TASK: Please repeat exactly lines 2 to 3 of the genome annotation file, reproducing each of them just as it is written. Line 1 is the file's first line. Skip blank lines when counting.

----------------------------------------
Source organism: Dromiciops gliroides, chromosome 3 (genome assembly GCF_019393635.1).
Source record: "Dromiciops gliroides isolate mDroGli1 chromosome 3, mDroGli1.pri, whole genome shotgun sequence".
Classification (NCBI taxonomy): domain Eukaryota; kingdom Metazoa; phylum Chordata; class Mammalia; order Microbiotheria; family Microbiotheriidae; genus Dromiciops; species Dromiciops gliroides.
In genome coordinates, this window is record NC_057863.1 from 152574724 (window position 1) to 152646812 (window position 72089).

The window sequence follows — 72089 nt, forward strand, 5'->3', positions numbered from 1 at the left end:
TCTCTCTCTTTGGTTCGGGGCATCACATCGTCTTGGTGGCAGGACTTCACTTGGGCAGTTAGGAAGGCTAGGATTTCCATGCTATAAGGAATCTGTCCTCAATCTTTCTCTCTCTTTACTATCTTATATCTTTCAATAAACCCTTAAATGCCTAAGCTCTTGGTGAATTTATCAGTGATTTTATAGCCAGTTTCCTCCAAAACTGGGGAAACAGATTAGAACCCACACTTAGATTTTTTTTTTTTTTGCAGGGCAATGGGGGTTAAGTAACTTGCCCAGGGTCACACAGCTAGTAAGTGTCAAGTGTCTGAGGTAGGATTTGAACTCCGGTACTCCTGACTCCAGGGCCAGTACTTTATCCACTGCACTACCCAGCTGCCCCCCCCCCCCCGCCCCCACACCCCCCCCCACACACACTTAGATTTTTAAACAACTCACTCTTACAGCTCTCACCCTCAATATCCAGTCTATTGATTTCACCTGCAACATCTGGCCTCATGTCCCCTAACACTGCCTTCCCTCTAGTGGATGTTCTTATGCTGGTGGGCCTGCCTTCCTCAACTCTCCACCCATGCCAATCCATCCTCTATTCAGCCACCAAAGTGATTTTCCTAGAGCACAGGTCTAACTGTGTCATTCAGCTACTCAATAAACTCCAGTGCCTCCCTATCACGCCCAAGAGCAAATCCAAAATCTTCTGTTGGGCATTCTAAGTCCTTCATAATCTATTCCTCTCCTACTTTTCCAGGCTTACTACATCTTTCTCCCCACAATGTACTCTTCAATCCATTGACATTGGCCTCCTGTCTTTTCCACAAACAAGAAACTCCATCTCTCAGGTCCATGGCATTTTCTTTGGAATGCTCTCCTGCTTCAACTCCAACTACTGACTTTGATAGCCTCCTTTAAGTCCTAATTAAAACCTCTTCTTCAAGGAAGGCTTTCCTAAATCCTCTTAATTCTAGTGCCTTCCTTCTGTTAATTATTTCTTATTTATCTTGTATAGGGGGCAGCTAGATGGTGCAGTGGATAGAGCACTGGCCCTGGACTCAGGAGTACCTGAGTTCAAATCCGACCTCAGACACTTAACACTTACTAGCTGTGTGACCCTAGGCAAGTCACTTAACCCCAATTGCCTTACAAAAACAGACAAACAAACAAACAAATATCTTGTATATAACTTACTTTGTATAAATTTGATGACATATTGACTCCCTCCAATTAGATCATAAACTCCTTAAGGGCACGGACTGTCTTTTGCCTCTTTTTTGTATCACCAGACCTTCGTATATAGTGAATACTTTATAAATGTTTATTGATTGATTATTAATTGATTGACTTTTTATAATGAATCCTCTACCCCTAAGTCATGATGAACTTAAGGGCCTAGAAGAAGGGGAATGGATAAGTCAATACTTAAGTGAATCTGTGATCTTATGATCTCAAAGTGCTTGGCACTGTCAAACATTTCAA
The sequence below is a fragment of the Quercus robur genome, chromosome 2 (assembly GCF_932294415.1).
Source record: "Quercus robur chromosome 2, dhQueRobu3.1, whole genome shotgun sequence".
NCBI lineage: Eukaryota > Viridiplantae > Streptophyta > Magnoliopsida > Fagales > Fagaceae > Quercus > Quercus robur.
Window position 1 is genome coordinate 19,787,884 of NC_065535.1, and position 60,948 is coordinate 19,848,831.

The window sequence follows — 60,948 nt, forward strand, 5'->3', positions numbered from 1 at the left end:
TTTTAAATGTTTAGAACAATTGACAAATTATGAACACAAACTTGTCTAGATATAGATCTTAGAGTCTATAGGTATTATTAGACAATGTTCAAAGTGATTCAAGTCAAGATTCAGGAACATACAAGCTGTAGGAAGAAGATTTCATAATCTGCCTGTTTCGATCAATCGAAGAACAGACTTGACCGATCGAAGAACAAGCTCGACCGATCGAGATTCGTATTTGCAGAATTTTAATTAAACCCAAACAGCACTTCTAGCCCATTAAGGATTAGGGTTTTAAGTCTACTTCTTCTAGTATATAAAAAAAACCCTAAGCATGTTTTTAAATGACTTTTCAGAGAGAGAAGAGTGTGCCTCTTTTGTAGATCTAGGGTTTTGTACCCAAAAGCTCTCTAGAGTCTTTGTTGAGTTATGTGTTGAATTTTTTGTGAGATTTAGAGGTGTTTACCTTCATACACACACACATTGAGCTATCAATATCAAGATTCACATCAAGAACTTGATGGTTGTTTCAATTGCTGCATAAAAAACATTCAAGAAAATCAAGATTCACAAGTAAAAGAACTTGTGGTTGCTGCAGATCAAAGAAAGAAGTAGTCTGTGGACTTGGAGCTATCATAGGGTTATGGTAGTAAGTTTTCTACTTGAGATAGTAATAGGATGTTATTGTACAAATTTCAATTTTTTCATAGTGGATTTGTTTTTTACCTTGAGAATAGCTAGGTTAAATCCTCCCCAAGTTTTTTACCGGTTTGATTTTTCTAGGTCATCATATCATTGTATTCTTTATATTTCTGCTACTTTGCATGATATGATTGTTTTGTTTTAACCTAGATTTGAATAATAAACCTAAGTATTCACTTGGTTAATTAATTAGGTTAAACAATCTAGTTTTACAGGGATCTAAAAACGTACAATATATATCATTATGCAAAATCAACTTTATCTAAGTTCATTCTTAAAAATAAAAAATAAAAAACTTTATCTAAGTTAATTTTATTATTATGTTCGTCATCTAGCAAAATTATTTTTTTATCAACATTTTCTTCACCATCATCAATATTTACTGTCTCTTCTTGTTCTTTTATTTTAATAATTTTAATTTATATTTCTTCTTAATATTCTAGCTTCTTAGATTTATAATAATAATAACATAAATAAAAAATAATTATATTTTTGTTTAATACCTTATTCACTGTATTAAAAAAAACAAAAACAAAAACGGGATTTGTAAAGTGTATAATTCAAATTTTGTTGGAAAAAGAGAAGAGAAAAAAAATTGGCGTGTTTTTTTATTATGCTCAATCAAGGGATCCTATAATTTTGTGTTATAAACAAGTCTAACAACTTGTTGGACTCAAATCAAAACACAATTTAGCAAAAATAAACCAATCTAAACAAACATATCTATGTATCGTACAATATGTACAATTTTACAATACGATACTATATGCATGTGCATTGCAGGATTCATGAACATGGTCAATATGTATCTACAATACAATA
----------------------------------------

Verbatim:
Source record: "Dromiciops gliroides isolate mDroGli1 chromosome 3, mDroGli1.pri, whole genome shotgun sequence".
Classification (NCBI taxonomy): domain Eukaryota; kingdom Metazoa; phylum Chordata; class Mammalia; order Microbiotheria; family Microbiotheriidae; genus Dromiciops; species Dromiciops gliroides.